“I was transferred down to Sacred Heart for physio. They were a great bunch in there and they did their best with me but the muscles had gone weak and the nerves weren’t sending signals correctly, it was all messed up.”
Around this time, Eddie, still able to drive, was also involved in a car accident while driving to the shop. He said he doesn’t recall how it happened. He damaged his hip and pelvis and this led to more lengthy hospital treatment. He began to heal up but soon started suffering regularly occurring blackouts that are still a factor in his life.
“I went outside the house one morning and fell. When I woke up, I was in an ambulance and had blacked out completely. I didn’t know the cause of it. I was brought off and tested but they couldn’t find anything wrong.

Lyme Disease is spread by ticks who attach themselves to the human body.

“A while later I was taken to Sligo University Hospital for tests and I was diagnosed with epilepsy. I was put on medication for that. It worked for a while but started to fail after a short while.”
Eddie said that despite the blackouts, the years of tests and examinations and everything his body has been through, perhaps the toughest struggle of all has been mental.
“The biggest trouble I have is that my mind is still so active for wanting to be outside working but the body won’t cooperate. That is the worst of it.
“I was always working and was very active. It has had a big impact on my wife Majella and my son Lucca (13). He was very interested in my agri work and it had an impact on him that we can’t do that anymore.
“I came out of hospital in 2017 with two crutches and I still use them today. I use a wheelchair in the house. Every morning I wake up and I see the wheelchair beside the bed. It is soul-destroying.”
Eddie’s wife Majella said it has been heart-breaking to see her husband go through the effects of Lyme Disease. She has unreserved praise for their family, neighbours and friends for all of their help over the years.
“There is so little help available in the country for this disease, so many doors are closed. I feel more awareness needs to be given to how terrible Lyme Disease can be, especially since Covid,” said Majella.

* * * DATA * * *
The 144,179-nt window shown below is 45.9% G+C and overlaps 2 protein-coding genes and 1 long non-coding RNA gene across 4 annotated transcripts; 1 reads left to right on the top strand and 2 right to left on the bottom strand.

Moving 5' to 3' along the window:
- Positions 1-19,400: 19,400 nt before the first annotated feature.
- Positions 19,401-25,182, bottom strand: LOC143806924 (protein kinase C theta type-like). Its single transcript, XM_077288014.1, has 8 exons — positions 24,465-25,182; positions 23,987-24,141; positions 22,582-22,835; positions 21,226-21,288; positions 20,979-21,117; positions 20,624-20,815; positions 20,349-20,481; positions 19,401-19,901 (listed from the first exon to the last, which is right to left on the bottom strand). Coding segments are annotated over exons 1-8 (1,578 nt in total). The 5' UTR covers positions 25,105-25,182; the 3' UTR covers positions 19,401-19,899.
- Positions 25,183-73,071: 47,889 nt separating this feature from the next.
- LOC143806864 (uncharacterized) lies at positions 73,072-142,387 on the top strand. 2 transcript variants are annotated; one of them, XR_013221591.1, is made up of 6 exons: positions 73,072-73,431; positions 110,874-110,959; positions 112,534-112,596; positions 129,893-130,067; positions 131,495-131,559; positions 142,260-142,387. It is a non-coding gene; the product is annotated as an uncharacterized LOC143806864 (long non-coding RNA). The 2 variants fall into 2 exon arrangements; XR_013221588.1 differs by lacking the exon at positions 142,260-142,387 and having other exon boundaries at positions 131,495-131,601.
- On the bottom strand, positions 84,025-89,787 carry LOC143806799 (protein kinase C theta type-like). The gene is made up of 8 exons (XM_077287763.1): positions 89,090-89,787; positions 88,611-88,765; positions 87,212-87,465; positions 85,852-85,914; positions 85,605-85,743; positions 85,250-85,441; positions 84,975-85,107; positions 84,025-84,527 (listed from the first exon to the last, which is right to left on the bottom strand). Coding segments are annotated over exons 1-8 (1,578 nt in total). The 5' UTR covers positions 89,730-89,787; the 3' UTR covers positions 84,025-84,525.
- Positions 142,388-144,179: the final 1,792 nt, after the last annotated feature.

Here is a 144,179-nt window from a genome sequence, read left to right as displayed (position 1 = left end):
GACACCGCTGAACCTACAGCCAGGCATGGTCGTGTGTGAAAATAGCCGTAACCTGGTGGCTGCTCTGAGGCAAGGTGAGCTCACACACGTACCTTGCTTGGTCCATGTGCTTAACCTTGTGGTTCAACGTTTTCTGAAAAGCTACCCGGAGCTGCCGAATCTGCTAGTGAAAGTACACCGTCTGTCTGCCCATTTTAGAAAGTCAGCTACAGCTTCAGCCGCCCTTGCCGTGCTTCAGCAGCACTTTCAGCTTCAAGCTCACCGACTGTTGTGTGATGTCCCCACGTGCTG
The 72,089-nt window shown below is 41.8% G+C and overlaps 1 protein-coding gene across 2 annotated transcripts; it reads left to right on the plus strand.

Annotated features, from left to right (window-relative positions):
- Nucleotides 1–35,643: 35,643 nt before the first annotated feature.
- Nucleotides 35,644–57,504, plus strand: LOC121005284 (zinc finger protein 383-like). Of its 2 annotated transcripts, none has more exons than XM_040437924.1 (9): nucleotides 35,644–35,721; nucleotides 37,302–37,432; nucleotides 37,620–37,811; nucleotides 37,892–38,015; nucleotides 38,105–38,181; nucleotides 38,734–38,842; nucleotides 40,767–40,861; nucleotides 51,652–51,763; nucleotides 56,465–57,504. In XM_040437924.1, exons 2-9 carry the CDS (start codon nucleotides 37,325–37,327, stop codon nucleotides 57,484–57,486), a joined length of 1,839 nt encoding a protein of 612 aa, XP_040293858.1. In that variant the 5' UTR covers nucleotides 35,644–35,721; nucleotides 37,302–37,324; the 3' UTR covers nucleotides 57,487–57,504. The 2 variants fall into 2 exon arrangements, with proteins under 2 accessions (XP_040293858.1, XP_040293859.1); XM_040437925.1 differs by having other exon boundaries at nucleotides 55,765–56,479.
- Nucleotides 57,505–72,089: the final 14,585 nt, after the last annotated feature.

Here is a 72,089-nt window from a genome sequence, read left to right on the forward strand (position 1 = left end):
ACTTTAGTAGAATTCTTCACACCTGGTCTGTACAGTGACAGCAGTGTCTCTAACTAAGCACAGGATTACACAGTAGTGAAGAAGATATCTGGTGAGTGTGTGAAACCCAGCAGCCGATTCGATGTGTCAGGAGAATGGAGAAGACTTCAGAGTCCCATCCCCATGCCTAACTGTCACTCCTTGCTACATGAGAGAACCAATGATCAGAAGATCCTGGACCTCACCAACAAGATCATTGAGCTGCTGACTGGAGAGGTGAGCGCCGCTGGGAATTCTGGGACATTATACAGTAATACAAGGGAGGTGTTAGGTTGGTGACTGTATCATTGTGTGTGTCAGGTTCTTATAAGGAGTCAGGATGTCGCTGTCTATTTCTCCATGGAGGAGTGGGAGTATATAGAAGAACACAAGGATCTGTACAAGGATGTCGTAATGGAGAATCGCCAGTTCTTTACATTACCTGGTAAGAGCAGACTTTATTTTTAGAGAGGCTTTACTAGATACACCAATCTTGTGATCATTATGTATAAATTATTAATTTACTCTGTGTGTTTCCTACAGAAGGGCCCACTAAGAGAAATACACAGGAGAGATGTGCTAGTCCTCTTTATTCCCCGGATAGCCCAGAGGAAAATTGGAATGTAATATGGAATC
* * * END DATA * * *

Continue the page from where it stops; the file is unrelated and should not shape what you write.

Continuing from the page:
“More people are going out walking in woodlands and hills and they need to be more aware of ticks and to always check themselves to be sure. I wouldn’t want anyone else to go through what Eddie has,” she said.
“We want to thank our neighbours and wonderful friends who have been so helpful to us at every stage. I know I can pick up the phone anytime, day or night.”
The month of May is Lyme Disease Awareness Month. Tick Talk Ireland is a small group of passionate volunteers wanting to provide accurate information about the prevention, diagnosis, and treatment of Lyme Disease. They offer the following advice via their website, www.ticktalk.org:

  • Wear long-sleeved t-shirts and trousers when out.
  • Tuck your trousers into socks or boots and tuck shirts into trousers to minimise the chance of ticks getting to exposed skin.
  • Wear light coloured clothing to make any attached ticks easier to spot.
  • Check yourself and your children every couple of hours for attached ticks.
  • Apply insect repellant with 20% to 30% DEET to any exposed skin.

You can also apply Permethrin to clothing (do not apply directly to skin), which can be bought in camping or hunting shops.
Avoid wooded areas with tall grass and try to stay in the centre of trails to avoid tree branches, leaves and long grass where ticks usually lie in wait for an unsuspecting victim to brush past.
Once home, check your entire body for ticks. Important areas to check are behind the ears, inside the outer ear, under the arms, behind knees, the trunk of the body and the scalp.